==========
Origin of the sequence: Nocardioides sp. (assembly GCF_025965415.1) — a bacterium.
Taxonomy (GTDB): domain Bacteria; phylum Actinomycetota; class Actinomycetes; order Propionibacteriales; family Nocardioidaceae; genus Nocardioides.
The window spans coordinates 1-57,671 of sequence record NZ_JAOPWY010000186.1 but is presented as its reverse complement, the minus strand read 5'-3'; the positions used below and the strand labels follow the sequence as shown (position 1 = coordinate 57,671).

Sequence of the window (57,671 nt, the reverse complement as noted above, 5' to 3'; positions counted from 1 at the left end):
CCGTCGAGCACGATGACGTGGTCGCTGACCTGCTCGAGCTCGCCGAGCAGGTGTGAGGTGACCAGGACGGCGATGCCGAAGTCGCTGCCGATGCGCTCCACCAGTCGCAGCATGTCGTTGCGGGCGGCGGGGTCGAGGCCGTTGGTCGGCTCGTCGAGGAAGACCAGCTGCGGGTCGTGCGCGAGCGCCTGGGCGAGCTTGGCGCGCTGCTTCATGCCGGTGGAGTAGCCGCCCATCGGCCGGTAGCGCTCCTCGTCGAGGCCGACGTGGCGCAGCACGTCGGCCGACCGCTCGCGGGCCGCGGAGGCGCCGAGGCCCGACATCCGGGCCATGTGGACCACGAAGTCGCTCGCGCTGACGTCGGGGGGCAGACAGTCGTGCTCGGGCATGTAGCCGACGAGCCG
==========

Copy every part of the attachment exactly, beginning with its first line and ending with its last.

Origin of the sequence: Nocardioides sp. (assembly GCF_025965415.1) — a bacterium.
Taxonomy (GTDB): domain Bacteria; phylum Actinomycetota; class Actinomycetes; order Propionibacteriales; family Nocardioidaceae; genus Nocardioides.
The window spans coordinates 1-57,671 of sequence record NZ_JAOPWY010000186.1 but is presented as its reverse complement, the minus strand read 5'-3'; the positions used below and the strand labels follow the sequence as shown (position 1 = coordinate 57,671).

Sequence of the window (57,671 nt, the reverse complement as noted above, 5' to 3'; positions counted from 1 at the left end):
CCGTCGAGCACGATGACGTGGTCGCTGACCTGCTCGAGCTCGCCGAGCAGGTGTGAGGTGACCAGGACGGCGATGCCGAAGTCGCTGCCGATGCGCTCCACCAGTCGCAGCATGTCGTTGCGGGCGGCGGGGTCGAGGCCGTTGGTCGGCTCGTCGAGGAAGACCAGCTGCGGGTCGTGCGCGAGCGCCTGGGCGAGCTTGGCGCGCTGCTTCATGCCGGTGGAGTAGCCGCCCATCGGCCGGTAGCGCTCCTCGTCGAGGCCGACGTGGCGCAGCACGTCGGCCGACCGCTCGCGGGCCGCGGAGGCGCCGAGGCCCGACATCCGGGCCATGTGGACCACGAAGTCGCTCGCGCTGACGTCGGGGGGCAGACAGTCGTGCTCGGGCATGTAGCCGACGAGCCG